Tangible Assets

To all the novices in the field of finance and accounting, you have probably been briefed about some of the most basic accounting terms. Of these, the term tangible assets is what we will be focusing on in this article. Don’t be afraid by the sound of it, it’s not nearly as scary as you may think it is. So, if you want the layman’s lowdown on what they are, read ahead.

What are Assets?

It is a mandatory procedure for companies to keep a record of their financial dealings. A reflection of these is seen in the form of a balance sheet. A balance sheet has two sides, one which records all the liabilities of the company, and the other, which records the assets of the company. Liabilities are basically what the company ‘owes’ and assets are what the company ‘owns’. In the assets section, there is a division into tangible assets and intangible assets. Let us delve deeper into these concepts below.

Intangible Assets
Just like the general meaning of the term, even in the finance and accounting of a company, anything that cannot be seen or touched is considered intangible. Hence, assets that a company owns, but cannot be seen, touched or measured using physical scales and measurements is called an intangible asset. Examples of intangible assets are goodwill, copyrights, trademarks, royalties, patents, franchises, etc. Since these cannot be seen, but still contribute to the total monetary ‘value’ of the company, they are termed as intangible assets, but assets nonetheless.

Tangible Assets
As opposed to the above, anything that can be seen, felt or touched in the physical form is tangible. Hence, all the assets that a company owns, which can be physically seen, felt, touched, and measured using physical scales, are said to be tangible assets. Given below are some features of tangible assets followed by some examples.


Enlisted below are some of the main features of tangible assets.

  • Any asset that has a physical form which can be seen and touched is a tangible asset.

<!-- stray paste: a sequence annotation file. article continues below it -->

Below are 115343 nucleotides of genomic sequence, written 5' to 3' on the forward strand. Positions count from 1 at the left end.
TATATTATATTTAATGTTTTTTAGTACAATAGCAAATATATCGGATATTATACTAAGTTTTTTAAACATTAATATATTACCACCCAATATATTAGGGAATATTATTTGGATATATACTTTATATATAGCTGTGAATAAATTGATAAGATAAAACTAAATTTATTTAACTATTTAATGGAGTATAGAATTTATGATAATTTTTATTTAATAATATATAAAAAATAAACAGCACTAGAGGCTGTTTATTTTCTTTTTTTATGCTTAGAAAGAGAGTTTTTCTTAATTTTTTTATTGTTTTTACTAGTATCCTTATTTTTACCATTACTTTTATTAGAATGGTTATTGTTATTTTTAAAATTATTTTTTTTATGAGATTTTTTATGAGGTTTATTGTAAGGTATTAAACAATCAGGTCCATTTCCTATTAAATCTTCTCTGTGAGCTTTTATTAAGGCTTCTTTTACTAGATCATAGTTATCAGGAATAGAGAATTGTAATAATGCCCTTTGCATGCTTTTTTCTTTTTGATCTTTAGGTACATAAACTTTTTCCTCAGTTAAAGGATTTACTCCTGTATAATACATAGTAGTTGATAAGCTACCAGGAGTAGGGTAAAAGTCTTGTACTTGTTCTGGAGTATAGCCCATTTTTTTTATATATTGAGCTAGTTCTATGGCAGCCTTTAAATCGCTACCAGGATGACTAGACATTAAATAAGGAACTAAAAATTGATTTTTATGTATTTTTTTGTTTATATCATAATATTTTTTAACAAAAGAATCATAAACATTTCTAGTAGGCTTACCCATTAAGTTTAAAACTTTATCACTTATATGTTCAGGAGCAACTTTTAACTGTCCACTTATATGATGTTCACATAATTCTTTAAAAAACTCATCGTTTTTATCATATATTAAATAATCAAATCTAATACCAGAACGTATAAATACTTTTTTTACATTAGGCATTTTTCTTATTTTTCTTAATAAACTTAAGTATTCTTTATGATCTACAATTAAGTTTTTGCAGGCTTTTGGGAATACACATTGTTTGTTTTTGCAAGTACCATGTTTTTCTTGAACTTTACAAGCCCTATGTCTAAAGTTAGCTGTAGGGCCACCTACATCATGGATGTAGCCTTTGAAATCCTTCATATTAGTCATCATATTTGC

• Tangible assets generally form the major chunk of the assets section in a balance sheet.
  • They are also called reproducible assets, hard assets or real assets of the company.
  • One of the main features of tangible assets is that they are subject to depreciation from the minute they are purchased. For instance, if a vehicle is purchased for $4000 today, it will immediately become second-hand, and even if sold the very next day, will have a lower sale value.
  • Tangible assets, because of their definite physical form, can be used to easily fix the ‘price’ of a company. However, the same feature acts as a negative, because it does not help to put a finger on the ‘value’ of a company. The total value will include intangible assets as well.
  • Another important use of tangible assets is that they can be used as collateral or security for the purpose of obtaining a loan. In this sense, the secured loans that a company holds, are generally ‘secured’ against the tangible assets that are on the assets side of the balance sheet.


Given below is a list of the most commonly used and occurring tangible assets in the accounting field.

  • Land
  • Machinery
  • Equipment
  • Cash or Bank Deposits
  • Real Estate
  • Items included in the company’s inventory
  • Vehicles
  • Building
  • Accounts Receivable

Even though tangible assets may seem like one of the best ways to invest money, remember that little thing about their depreciation. So invest wisely and enjoy reaping the benefits.